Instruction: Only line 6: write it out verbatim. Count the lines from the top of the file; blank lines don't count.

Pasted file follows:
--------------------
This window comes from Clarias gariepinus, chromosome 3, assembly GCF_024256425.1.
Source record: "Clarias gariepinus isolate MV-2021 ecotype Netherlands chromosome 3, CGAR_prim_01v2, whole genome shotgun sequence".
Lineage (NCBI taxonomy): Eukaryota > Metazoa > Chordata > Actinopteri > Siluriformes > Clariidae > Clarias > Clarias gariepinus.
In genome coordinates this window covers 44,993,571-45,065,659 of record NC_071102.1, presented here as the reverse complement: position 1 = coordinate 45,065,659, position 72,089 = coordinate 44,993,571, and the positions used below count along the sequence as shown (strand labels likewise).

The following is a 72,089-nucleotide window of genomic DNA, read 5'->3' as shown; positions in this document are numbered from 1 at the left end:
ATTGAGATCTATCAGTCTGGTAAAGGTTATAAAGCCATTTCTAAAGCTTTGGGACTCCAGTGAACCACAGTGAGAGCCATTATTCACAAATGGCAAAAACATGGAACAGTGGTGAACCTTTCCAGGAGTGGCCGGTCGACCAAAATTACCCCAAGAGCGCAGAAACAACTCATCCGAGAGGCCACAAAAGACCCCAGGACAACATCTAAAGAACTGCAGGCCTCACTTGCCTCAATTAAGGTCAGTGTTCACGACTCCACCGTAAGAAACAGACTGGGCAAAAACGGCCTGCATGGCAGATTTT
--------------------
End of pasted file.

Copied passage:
ATTGAGATCTATCAGTCTGGTAAAGGTTATAAAGCCATTTCTAAAGCTTTGGGACTCCAGTGAACCACAGTGAGAGCCATTATTCACAAATGGCAAAAACATGGAACAGTGGTGAACCTTTCCAGGAGTGGCCGGTCGACCAAAATTACCCCAAGAGCGCAGAAACAACTCATCCGAGAGGCCACAAAAGACCCCAGGACAACATCTAAAGAACTGCAGGCCTCACTTGCCTCAATTAAGGTCAGTGTTCACGACTCCACCGTAAGAAACAGACTGGGCAAAAACGGCCTGCATGGCAGATTTT